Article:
This article will be updated throughout the day with the latest coronavirus news for Virginia and the Richmond area.
President Donald Trump on Thursday approved a major disaster declaration for Virginia stemming from COVID-19.
The White House said in a news release that Trump "ordered federal assistance to supplement commonwealth, tribal, and local recovery efforts in the areas affected by the Coronavirus Disease 2019 (COVID-19) pandemic beginning on January 20, 2020, and continuing."
The White House said federal funding is available to Commonwealth, tribal, and eligible local governments and certain private nonprofit organizations for emergency protective measures, including direct Federal assistance, for all areas in the state impacted by COVID-19.
Pete Gaynor, Administrator, Federal Emergency Management Agency (FEMA), Department of Homeland Security, named MaryAnn Tierney as the federal coordinating officer for U.S. recovery operations in the affected areas.
Tierney leads the federal government’s response to presidentially declared disasters and emergencies in the Mid-Atlantic.
- Andrew Cain
Woman in 40s who died of coronavirus did not live in Chickahominy Health District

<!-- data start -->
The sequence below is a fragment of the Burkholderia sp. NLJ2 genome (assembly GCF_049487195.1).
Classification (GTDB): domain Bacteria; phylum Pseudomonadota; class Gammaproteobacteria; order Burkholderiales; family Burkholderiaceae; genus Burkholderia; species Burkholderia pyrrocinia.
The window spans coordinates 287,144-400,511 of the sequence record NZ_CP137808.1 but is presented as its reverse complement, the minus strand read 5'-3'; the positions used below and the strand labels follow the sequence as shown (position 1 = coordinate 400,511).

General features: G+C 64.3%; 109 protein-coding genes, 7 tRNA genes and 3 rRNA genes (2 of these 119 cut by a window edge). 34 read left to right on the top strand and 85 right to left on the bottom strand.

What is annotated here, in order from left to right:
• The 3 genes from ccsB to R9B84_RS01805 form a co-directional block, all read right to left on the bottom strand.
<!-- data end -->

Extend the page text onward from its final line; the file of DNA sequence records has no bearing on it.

Update: A spokesman for the Chickahominy Health District said the coronavirus-related death of a woman in her 40s did not live in the district’s jurisdiction of Hanover, Goochland, New Kent and Charles City counties.
No other details were immediately available.
Earlier story: A woman in her 40s that resides in the Chickahominy Health District has died of the coronavirus, district officials announced Thursday afternoon.
The health district, which covers the counties of Hanover, New Kent, Goochland and Charles City, did not specify where she lived and said no additional information will be provided at this time.
The death was not included in the statewide count released Thursday morning.
“Our hearts and our prayers go out to her family and friends,” said Chickahominy Health District Director, Dr. Thomas Franck. “This death, along with the increasing number of coronavirus cases being discovered in the community, is a reminder that we all share a responsibility in slowing the spread of this virus.”
- Chris Suarez
HCA Virginia says staff with reduced hours will be redeployed or receive 70% of base pay
HCA Virginia, which runs seven regional hospitals, announced Thursday that staff members who have had a reduction in hours because many non-urgent surgeries and outpatient services have been canceled in response to the COVID-19 pandemic will either be redeployed within the health system or will receive 70% of their base pay for up to seven weeks.